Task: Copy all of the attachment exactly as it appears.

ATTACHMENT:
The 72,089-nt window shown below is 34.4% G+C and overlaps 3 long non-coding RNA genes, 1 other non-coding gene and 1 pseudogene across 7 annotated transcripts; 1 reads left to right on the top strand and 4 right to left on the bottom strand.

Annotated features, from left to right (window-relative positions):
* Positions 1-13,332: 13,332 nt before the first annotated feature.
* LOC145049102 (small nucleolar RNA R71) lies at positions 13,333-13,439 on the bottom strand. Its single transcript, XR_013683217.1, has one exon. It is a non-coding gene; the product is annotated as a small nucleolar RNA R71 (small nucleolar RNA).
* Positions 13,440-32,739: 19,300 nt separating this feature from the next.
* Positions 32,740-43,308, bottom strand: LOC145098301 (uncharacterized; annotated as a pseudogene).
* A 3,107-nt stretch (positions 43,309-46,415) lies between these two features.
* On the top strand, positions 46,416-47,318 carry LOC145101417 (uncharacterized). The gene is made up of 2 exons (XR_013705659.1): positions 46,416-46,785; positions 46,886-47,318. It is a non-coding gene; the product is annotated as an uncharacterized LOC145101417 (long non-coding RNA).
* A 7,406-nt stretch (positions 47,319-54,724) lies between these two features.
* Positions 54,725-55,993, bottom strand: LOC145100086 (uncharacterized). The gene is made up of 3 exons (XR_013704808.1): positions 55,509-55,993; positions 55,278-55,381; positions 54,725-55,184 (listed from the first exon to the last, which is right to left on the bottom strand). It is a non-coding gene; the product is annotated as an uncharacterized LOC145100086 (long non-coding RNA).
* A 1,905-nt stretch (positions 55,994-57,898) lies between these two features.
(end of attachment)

The 72,089-nt window shown below is 34.4% G+C and overlaps 3 long non-coding RNA genes, 1 other non-coding gene and 1 pseudogene across 7 annotated transcripts; 1 reads left to right on the top strand and 4 right to left on the bottom strand.

Annotated features, from left to right (window-relative positions):
* Positions 1-13,332: 13,332 nt before the first annotated feature.
* LOC145049102 (small nucleolar RNA R71) lies at positions 13,333-13,439 on the bottom strand. Its single transcript, XR_013683217.1, has one exon. It is a non-coding gene; the product is annotated as a small nucleolar RNA R71 (small nucleolar RNA).
* Positions 13,440-32,739: 19,300 nt separating this feature from the next.
* Positions 32,740-43,308, bottom strand: LOC145098301 (uncharacterized; annotated as a pseudogene).
* A 3,107-nt stretch (positions 43,309-46,415) lies between these two features.
* On the top strand, positions 46,416-47,318 carry LOC145101417 (uncharacterized). The gene is made up of 2 exons (XR_013705659.1): positions 46,416-46,785; positions 46,886-47,318. It is a non-coding gene; the product is annotated as an uncharacterized LOC145101417 (long non-coding RNA).
* A 7,406-nt stretch (positions 47,319-54,724) lies between these two features.
* Positions 54,725-55,993, bottom strand: LOC145100086 (uncharacterized). The gene is made up of 3 exons (XR_013704808.1): positions 55,509-55,993; positions 55,278-55,381; positions 54,725-55,184 (listed from the first exon to the last, which is right to left on the bottom strand). It is a non-coding gene; the product is annotated as an uncharacterized LOC145100086 (long non-coding RNA).
* A 1,905-nt stretch (positions 55,994-57,898) lies between these two features.